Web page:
NEVADA CITY, Calif. July 24, 2019 – At Tuesday’s July 23rd Board of Supervisors meeting, the Board unanimously approved a contract with the Sierra Business Council (SBC) for the administration of the Last-Mile Broadband Grant program, a grant for the development and expansion of Broadband in Nevada County. The grant will be funded by what the County receives for transient occupancy tax (TOT), a tourism-related tax charged to travelers when they rent accommodations for less than 30 days.
“Thank you,” District I Supervisor Heidi Hall said to staff after the presentation. “I am so excited we are working to resolve this without waiting for the State or Federal Government to make progress… Let’s get connected!”
The $225,000 Last-Mile Broadband Grant is a pilot program to leverage County funds to support the development of Last-Mile Broadband infrastructure in the unincorporated areas of the County to promote economic development. Last-Mile refers to connecting the enduser or customer’s home or business to a local network provider. The development of Last- Mile transmission networks is the most cost prohibitive component of broadband expansion in Nevada County.
“I like the project because I think number one it addresses the Board Priority on economic development and broadband, but number two, and most importantly, it addresses the community’s expectation to leverage TOT dollars to bring broadband to the community,” said District III Supervisor Dan Miller.
It is a 2019 Board Priority to support job-enhancing economic development with an emphasis on creating infrastructure and community partnerships with organizations such as SBC. During the meeting, the Board approved a total of $250,000 investment into economic development and broadband. Of that funding, $25,000 going towards SBC’s administration of the pilot grant program and $225,000 that will be available for the grant.
“We understand the challenges with broadband. This money can be catalytic to secure broadband projects for this area, and we think that by leveraging funding we can increase the broadband coverage by our local providers,” said Kristin York, Vice President of Sierra Business Council. “This grant is not designed to create another plan. This grant is designed to create broadband connection to homes and businesses with a goal of economic development.”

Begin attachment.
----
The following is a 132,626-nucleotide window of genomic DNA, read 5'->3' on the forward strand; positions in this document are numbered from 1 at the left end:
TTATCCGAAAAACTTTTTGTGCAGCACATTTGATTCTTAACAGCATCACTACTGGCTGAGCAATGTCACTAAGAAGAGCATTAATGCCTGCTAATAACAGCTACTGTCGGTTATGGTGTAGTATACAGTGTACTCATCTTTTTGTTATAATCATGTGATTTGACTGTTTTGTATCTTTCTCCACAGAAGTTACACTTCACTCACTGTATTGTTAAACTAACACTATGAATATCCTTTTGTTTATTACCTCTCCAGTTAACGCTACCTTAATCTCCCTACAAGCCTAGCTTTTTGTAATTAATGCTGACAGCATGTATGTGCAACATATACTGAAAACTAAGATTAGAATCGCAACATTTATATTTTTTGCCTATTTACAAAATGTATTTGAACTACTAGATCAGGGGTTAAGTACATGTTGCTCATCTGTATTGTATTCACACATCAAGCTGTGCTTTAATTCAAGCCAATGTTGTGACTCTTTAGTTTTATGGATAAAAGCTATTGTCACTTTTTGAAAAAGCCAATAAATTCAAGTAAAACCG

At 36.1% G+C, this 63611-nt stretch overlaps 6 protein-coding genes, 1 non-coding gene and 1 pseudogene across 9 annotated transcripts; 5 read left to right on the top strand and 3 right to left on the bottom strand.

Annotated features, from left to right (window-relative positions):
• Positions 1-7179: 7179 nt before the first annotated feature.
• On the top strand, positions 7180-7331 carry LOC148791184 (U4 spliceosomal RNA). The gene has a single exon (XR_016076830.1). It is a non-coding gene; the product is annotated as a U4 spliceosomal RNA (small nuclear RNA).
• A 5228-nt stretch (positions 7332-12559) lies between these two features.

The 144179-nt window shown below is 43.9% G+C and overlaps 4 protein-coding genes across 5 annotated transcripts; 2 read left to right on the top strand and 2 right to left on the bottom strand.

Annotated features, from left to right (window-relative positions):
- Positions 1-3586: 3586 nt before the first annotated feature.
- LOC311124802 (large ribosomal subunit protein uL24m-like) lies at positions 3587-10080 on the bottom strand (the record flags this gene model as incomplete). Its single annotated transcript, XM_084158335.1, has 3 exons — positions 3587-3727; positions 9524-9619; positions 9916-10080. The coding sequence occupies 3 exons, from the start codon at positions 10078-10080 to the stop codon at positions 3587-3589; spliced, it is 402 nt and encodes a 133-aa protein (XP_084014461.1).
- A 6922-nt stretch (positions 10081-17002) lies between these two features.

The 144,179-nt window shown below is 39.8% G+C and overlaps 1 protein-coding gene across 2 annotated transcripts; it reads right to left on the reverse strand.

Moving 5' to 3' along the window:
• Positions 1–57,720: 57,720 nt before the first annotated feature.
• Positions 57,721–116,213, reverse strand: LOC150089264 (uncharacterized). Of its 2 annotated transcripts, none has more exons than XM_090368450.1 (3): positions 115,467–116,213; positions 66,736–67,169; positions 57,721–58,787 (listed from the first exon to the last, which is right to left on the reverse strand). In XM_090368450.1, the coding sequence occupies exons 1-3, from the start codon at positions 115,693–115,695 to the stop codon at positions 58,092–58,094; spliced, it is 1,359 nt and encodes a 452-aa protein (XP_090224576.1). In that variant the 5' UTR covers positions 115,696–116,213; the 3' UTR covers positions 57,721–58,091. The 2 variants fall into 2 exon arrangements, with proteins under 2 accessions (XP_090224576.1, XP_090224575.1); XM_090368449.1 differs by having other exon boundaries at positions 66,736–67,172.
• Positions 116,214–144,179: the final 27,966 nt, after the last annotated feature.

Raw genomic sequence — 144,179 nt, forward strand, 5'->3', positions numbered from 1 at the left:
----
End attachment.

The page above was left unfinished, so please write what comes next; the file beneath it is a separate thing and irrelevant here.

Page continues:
As a cornerstone of the County’s economic development strategy, broadband is vital to the economic interest and health of the community. High-speed broadband connections can have a positive impact by promoting the diversification of the economy, attracting and retaining high-wage businesses and companies, and increasing the long-term investment in information technology sectors. Increasing local broadband networks would also enable continued improvements in the already existing community anchor organizations such as healthcare, public safety, schools, colleges, and libraries.
“When we are talking about broadband, we are really talking about the capacity of data to the home. Right now local connections can be compared to a garden hose. With broadband, we are talking about a 10 inch pipeline,” said Information and General Services Director Steve Monaghan. “We have the middle mile coming into the community. What we lack is that last mile, so we are asking ourselves ‘How do we promote that last mile and promote the providers in our community to hook up more homes and businesses.’”
Starting in 2012, Nevada County decided to allot funding the County receives from Transient Occupancy Tax (TOT) towards economic development projects. In May 2019, the Board allocated $983,211 to make the Higgins Marketplace project possible, where road widening and construction of a sewer line on Combie Road near the project site is currently underway. In partnership with Placer County, staff has been working on the feasibility of spending future TOT dollars towards a Soda Springs Visitor Center off of Highway 80 near Truckee.
Nevada County has played a role in promoting increased local broadband coverage since 2000, from supporting the ERC’s effort with the Broadband Leadership Council to helping community leaders lobby for broadband funding from the California Public Utilities Commission (CPUC). In July of 2018, the County, along with Nevada City and Grass Valley, passed resolutions supporting the expansion, access, and usage of broadband in the community.
Earlier this year, in January 2019, the Board also submitted a letter of support to the CPUC for the transfer of 60% or $16 million of the entire revised project of $26 million in CASF grant funding from Bright Fiber to Race Communications. Later that month, the CPUC approved the transfer and Race Communications has secured the company’s point of presence at the Nevada County Airport which will function as the hub for the new fiber-optic network. Preliminary construction work near the airport has started; once the construction of the hub is complete, the company will begin building out from there.